Sir Terry Pratchett’s works destroyed by a steamroller – ok, never mind the ostentation, a couple of comments.
Pratchett is not the first writer to entertain such destructive thoughts. Francis Bacon, Nabokov, Kafka, even Gogol destroyed their own unpublished or unfinished works or asked for them to be burned. On his deathbed, Virgil is said to have instructed his friends to destroy the unfinished Aeneid (no steamrollers involved), but the wish was rejected by Emperor Augustus. We can thank him for that. Whilst I am sure no-one thinks Pratchett’s finished or unfinished novels can hold a candle to the Aeneid, I would nevertheless have wished to see a bit of anti-authorial opposition. The Queen could have interceded; lawyers could have found potholes in copyright and inheritance law. Readers of Italo Calvino could have petitioned the executors of Pratchett’s will, who turned out to be nothing more than the executioners of his inheritance. When Kafka asked his literary executor to destroy his unfinished works, the latter refused, and had them published instead. Imagine Van Gogh issuing a similar order, wouldn’t we all stop dead in our tracks? Kierkegaard imagined a textual error mutinying against its author. Why couldn’t a finished book take offense at the claim of its own insufficiency and request a royal pardon? And this brings me to my second point.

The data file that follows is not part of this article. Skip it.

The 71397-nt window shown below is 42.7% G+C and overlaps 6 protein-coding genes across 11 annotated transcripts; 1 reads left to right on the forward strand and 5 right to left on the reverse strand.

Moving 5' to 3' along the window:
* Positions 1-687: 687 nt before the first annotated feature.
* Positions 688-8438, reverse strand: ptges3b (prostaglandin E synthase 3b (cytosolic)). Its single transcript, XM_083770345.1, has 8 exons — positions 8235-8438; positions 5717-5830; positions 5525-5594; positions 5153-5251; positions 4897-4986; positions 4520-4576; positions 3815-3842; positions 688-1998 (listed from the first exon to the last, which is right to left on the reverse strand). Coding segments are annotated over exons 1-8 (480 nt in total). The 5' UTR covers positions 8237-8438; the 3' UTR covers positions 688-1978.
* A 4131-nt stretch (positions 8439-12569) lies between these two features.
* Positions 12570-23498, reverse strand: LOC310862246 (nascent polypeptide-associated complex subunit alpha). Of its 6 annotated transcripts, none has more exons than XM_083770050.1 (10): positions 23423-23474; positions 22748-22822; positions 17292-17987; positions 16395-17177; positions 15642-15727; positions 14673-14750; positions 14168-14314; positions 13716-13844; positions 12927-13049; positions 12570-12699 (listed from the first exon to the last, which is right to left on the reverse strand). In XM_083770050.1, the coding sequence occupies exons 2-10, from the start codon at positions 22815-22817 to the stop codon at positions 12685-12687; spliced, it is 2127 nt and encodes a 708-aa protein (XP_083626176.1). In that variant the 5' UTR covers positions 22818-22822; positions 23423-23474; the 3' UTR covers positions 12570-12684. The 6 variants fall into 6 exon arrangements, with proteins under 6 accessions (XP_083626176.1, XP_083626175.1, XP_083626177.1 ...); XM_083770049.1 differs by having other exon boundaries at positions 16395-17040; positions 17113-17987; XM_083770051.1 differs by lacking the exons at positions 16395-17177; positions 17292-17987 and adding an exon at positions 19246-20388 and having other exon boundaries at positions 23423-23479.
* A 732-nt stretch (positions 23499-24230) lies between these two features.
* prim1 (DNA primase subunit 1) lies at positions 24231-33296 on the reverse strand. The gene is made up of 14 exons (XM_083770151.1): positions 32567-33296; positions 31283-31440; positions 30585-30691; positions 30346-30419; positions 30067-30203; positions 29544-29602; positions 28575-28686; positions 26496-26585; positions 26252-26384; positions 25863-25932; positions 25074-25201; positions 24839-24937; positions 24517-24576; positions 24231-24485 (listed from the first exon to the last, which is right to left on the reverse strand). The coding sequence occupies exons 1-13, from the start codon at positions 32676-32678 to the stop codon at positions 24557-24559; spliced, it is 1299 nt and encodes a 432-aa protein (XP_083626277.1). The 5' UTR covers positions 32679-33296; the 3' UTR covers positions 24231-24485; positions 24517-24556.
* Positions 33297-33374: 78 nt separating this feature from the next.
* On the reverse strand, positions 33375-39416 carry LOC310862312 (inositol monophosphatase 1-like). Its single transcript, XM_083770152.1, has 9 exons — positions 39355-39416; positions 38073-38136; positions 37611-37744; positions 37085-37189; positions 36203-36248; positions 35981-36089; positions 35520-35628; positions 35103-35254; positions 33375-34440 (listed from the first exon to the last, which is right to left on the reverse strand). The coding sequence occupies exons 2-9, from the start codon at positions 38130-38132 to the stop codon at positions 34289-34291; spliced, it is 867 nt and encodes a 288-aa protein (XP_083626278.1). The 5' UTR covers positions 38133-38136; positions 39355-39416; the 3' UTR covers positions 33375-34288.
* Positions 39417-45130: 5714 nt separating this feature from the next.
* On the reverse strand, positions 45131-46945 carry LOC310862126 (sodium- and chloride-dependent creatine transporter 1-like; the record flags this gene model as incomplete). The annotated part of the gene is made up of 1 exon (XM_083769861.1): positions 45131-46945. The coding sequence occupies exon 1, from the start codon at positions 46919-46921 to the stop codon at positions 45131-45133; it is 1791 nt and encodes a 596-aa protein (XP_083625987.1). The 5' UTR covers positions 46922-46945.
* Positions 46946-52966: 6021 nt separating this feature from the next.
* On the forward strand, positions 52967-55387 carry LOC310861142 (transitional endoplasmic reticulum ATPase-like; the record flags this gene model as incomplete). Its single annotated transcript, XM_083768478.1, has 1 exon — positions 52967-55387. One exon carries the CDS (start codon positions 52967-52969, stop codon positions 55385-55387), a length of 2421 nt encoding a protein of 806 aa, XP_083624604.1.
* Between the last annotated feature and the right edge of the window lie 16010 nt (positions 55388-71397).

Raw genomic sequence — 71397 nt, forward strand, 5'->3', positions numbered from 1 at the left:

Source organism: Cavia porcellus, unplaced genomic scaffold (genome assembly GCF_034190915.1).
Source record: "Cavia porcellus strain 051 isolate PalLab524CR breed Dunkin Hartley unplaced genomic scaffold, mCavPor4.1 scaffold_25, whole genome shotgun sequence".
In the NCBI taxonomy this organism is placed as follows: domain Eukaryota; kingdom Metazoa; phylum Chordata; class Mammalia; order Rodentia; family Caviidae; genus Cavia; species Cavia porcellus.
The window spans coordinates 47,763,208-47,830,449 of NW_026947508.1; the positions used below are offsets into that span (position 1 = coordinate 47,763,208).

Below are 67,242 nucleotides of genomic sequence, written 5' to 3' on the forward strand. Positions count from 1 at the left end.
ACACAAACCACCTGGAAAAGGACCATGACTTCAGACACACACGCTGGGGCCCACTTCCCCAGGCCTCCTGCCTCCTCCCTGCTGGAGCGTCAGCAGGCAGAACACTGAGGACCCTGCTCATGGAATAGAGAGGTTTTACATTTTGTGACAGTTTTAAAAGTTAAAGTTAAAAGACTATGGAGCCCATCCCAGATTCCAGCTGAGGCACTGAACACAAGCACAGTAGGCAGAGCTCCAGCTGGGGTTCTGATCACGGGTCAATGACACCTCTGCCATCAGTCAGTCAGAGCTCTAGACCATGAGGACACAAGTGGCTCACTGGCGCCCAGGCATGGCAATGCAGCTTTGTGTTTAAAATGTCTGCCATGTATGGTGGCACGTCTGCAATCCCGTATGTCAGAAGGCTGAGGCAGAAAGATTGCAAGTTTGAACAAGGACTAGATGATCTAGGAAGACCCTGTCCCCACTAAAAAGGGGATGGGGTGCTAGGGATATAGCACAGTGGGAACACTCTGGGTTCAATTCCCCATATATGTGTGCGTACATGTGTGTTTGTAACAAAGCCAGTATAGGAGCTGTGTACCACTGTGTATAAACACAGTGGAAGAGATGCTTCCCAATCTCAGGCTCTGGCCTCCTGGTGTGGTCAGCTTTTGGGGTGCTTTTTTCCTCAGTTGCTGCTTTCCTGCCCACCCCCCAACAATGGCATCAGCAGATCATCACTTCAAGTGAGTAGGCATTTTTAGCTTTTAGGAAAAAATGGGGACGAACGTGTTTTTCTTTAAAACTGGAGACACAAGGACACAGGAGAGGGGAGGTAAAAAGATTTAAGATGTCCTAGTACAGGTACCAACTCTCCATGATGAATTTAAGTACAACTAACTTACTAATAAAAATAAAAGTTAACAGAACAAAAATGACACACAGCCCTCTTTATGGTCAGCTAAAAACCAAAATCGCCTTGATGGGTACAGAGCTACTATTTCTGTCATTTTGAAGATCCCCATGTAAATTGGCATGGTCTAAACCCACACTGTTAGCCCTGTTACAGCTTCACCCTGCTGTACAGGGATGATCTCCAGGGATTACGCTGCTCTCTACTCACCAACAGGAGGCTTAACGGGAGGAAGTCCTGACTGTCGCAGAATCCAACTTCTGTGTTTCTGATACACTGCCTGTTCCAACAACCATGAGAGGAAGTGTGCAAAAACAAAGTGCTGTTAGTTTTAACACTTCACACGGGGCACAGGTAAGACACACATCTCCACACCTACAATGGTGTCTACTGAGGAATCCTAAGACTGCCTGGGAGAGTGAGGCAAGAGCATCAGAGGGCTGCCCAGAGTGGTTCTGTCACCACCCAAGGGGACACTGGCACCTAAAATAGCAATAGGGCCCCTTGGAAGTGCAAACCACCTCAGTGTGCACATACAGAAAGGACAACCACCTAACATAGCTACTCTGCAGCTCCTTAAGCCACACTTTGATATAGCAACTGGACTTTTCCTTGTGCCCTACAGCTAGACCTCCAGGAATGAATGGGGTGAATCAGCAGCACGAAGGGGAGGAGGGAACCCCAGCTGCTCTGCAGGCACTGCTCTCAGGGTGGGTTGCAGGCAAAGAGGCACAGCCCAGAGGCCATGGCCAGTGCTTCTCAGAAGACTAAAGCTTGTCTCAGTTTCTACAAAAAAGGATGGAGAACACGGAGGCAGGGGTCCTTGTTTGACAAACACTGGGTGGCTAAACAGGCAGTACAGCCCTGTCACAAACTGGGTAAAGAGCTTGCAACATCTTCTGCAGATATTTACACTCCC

Whatever Roland Barthes may have thought about the demise of the modern author, it is clear the author is not yet completely dead, but still in control of his work, even after his death. Fascinated with the spectacle of evil, Dante allowed Virgil, his character, to reprimand him, in one of the most postmodern scenes of the Divine Comedy. For all his historicity, Terry Pratchett, in this story of destruction and oblivion, is also a narrative invention, a device meant to control other narratives – and in this case, to smash them out of existence.
Finally, the steamroller. One must ask why the harddrive had to be destroyed using a steamroller, and not burned nicely, as if it were a scroll, a codex or a paper pile. The immateriality of electronic storage has been overcome by the tawdry, strepitous machine. Pratchett might have gone for poetic closure, but what comes to my mind, inextricably, is Marianne Moore’s indictment of the modern world in her invocatory poem ‘To a steamroller”, where a sort of totalitarian mindlessness levels everything in its path:
is nothing to you without the application.
You lack half wit. You crush all the particles down
into close conformity, and then walk back and forth
Literary destroyer required. Apply within. In this final gesture, Pratchett’s legacy, whatever the quality and success of his work, becomes one of complacent wastefulness.